Jesse Smith interview
I always had a problem dealing with tattoo art.
From tribal designs to Japanese goldfishes, to old school skulls, I always thought that most of the people involved in the business suffered a serious lack of inspiration, and a really poor sense of creativity.
Most of them are simply unable to show the beginning of a personal style, which led me to always maintain a certain distance from their so called “art”. Then you have people like Jesse Smith coming up to kick the shit out of the clichés, and to blow up all my stupid stereotyped ideas. Damn! This guy’s art is so rad it makes me feel like I want to take the next plane to the US, and get my skin inked from head to hands. Hey Jesse, how does your schedule look for next week?
More about Jesse.
WHERE ARE YOU FROM AND WHAT WAS LIFE LIKE GROWING UP?
I was born in Tacoma Park, Maryland and raised everywhere else. My father was in the Military so we traveled all over the world. I lived all up and down the east coast of the U.S. and spent about 8 years in Europe (Germany, Italy and England). Being that we moved around so much I had a lot of time to myself towards the beginning of every new place. So I spent a lot of that time drawing and hanging out with my brothers. I graduated High school in Heidelberg, Germany and that is where I feel I really started to lean towards a style. The Graff scene in Germany is overwhelming. You really can’t go anywhere without seeing an awesome production laced wall. I spent a great deal of my time in Germany doing graffiti up until I graduated high school.
SO, HOW DID YOU TURN FROM WALLS TO SKIN?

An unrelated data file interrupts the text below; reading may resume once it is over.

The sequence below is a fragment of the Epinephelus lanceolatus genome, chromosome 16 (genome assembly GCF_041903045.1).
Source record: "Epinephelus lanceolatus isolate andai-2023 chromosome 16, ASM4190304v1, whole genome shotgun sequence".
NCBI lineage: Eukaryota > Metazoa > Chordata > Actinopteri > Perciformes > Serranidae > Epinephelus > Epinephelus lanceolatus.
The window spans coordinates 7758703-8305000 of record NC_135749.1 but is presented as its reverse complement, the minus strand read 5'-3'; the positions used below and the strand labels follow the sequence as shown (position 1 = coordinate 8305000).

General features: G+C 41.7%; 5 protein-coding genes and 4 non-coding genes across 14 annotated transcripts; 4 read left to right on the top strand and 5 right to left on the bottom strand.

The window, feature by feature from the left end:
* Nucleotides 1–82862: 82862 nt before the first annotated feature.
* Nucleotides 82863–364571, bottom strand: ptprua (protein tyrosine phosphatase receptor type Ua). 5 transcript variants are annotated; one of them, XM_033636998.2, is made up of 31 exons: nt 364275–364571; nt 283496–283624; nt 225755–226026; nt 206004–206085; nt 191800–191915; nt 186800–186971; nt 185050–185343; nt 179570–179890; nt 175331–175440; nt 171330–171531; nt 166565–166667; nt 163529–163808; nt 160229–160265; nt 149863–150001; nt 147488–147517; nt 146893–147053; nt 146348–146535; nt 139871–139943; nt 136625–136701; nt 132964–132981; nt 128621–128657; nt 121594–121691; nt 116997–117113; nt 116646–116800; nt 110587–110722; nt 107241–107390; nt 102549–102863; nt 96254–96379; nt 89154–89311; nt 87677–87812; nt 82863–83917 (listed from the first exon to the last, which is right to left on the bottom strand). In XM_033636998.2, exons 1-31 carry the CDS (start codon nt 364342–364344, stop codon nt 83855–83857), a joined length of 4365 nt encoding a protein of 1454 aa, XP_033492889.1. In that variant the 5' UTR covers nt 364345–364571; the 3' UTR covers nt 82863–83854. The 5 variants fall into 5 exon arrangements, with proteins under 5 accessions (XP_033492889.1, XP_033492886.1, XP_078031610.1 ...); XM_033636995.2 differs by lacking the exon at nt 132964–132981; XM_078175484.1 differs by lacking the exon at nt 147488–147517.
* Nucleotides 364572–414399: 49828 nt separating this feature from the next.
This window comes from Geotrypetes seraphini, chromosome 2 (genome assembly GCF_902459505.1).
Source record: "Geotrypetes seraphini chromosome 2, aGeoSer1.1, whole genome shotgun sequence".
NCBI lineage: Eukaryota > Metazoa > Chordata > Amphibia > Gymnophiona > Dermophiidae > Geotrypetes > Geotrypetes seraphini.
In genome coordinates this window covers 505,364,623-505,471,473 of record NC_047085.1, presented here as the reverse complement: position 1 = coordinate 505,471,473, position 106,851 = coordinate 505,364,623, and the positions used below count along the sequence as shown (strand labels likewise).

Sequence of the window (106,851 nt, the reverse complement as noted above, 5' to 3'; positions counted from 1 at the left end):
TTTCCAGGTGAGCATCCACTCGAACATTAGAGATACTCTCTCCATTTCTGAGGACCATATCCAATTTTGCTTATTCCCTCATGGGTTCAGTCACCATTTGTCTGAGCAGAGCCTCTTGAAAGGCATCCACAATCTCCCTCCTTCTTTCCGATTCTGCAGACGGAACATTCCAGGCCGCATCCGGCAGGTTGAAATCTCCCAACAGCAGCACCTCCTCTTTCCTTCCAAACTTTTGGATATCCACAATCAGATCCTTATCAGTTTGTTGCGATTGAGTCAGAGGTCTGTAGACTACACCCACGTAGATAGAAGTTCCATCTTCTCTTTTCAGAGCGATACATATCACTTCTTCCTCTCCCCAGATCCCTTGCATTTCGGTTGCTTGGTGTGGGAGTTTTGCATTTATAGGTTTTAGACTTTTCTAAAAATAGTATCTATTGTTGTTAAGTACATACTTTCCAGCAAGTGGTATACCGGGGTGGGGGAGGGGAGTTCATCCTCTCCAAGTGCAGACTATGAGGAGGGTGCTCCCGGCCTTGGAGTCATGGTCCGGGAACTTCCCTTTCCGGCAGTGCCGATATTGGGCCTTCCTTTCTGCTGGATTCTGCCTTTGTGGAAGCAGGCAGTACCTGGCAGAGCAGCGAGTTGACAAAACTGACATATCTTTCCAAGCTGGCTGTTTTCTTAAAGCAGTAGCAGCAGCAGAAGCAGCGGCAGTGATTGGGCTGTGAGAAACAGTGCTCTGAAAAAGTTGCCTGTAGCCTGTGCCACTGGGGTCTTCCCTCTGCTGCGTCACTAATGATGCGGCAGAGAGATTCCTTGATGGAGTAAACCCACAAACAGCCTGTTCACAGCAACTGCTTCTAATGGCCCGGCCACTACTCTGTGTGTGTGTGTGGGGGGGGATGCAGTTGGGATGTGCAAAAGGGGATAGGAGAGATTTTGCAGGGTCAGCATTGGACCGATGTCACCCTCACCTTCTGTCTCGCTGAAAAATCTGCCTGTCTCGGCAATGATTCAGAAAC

My family didn’t really have enough money to send me to college so I ended up joining the Army, which landed me in Ft. Eustis, Virginia. That is where I met this fella named Carlos who was tattooing out of his house. He taught me how to make a ghetto gun and I started lighting up some of my buddies. I initially only planned on doing a couple of tattoos, but the demand kept me rolling, and I eventually built up a pretty decent portfolio. When I got out of the Army I ventured up to Richmond, Virginia and started my freshman year at Virginia Commonwealth University to pursue a degree in Fine Arts. I rolled around to all the local tattoo shops with my portfolio and eventually landed a job in a production shop outside of a Military base (Ft. Lee) where I had tons of G.I.’s to practice on.
DID YOU HAVE A BACKGROUND IN ART BEFOREHAND?
Not much. I had taken a ton of art classes while in High school, but most of what I had to offer at that time came from drawing in my room. It wasn’t until a couple years of college that stuff really began to click.
YOUR STYLE IS REALLY PERSONAL, HOW WOULD YOU DESCRIBE IT?
Man, I really don’t know. All my stuff looks pretty normal to me. I try and bend it as much as possible and pay as much respect to light source as possible. A lot of people describe my work as New School, but I think it leans more towards Low Brow.
WHAT DO YOU THINK ABOUT THE SUCCESS OF TATTOO ARTISTS IN FINE ART GALLERIES?
I think it’s awesome. It’s definitely a direction that I’ve been trying to give more attention to lately. Although I love to tattoo, painting grants a lot more freedom. You’re not limited by your canvas or your client.
ANY PROJECTS GOING ON?
Got a bunch of stuff in the works. I’ve been working adamantly on a couple of body suits and a couple large paintings. Really can’t wait to finish those up!